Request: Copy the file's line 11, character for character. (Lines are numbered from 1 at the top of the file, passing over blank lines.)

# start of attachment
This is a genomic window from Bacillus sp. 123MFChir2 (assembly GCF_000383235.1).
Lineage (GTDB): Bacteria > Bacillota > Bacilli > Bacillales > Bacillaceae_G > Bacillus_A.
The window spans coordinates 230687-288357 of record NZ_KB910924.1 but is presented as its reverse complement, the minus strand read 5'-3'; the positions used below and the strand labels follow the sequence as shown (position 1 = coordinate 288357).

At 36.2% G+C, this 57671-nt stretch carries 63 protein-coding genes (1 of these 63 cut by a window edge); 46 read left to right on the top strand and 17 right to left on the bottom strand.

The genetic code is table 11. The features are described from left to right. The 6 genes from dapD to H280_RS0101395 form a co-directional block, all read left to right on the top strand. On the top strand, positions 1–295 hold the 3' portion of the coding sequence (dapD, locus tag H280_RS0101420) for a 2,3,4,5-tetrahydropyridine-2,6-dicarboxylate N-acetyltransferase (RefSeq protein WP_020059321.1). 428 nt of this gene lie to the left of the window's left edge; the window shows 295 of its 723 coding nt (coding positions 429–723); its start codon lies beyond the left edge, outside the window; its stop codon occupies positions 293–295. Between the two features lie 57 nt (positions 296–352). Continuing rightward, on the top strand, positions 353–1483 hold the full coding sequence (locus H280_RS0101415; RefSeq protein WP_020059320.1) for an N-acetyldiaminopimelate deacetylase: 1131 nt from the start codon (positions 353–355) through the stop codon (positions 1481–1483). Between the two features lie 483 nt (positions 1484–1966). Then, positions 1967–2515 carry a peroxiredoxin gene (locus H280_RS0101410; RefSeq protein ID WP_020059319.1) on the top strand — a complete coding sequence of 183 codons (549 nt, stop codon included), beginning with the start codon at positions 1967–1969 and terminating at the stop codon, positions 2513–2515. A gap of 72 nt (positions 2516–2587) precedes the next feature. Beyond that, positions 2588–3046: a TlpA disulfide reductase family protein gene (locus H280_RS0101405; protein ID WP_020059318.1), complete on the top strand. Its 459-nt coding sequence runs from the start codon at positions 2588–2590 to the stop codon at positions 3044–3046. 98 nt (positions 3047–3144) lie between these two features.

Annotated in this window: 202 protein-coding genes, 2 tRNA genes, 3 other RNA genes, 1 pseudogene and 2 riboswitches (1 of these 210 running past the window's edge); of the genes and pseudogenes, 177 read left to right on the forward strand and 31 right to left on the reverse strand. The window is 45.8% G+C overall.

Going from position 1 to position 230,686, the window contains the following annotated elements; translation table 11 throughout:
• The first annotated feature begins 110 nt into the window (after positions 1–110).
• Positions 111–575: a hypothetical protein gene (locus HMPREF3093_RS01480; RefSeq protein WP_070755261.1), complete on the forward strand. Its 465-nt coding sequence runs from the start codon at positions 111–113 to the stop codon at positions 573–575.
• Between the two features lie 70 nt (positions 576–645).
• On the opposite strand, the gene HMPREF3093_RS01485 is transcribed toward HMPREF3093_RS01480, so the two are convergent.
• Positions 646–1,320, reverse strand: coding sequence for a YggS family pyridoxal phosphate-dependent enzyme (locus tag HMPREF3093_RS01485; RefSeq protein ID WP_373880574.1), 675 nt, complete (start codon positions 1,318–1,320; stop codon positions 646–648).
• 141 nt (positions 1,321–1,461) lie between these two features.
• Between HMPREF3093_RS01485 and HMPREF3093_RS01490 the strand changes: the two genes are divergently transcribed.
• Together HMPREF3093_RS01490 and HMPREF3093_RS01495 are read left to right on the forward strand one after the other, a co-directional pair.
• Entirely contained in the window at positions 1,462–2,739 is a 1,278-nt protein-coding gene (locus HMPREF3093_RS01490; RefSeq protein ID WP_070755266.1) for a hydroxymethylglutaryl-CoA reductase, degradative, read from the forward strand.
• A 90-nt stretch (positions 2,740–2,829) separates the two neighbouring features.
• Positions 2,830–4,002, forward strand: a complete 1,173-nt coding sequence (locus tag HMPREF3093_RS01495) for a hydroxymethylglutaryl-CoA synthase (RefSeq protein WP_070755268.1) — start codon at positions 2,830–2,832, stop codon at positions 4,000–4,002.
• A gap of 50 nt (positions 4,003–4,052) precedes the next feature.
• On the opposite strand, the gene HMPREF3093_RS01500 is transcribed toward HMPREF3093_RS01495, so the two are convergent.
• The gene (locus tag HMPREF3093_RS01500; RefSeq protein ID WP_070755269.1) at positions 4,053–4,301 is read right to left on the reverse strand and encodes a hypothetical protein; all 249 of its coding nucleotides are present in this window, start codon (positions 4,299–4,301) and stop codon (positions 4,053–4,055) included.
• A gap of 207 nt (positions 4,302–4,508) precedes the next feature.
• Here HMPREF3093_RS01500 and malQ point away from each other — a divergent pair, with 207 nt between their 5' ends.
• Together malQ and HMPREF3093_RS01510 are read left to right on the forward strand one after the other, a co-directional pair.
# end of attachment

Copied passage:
• On the opposite strand, the gene HMPREF3093_RS01485 is transcribed toward HMPREF3093_RS01480, so the two are convergent.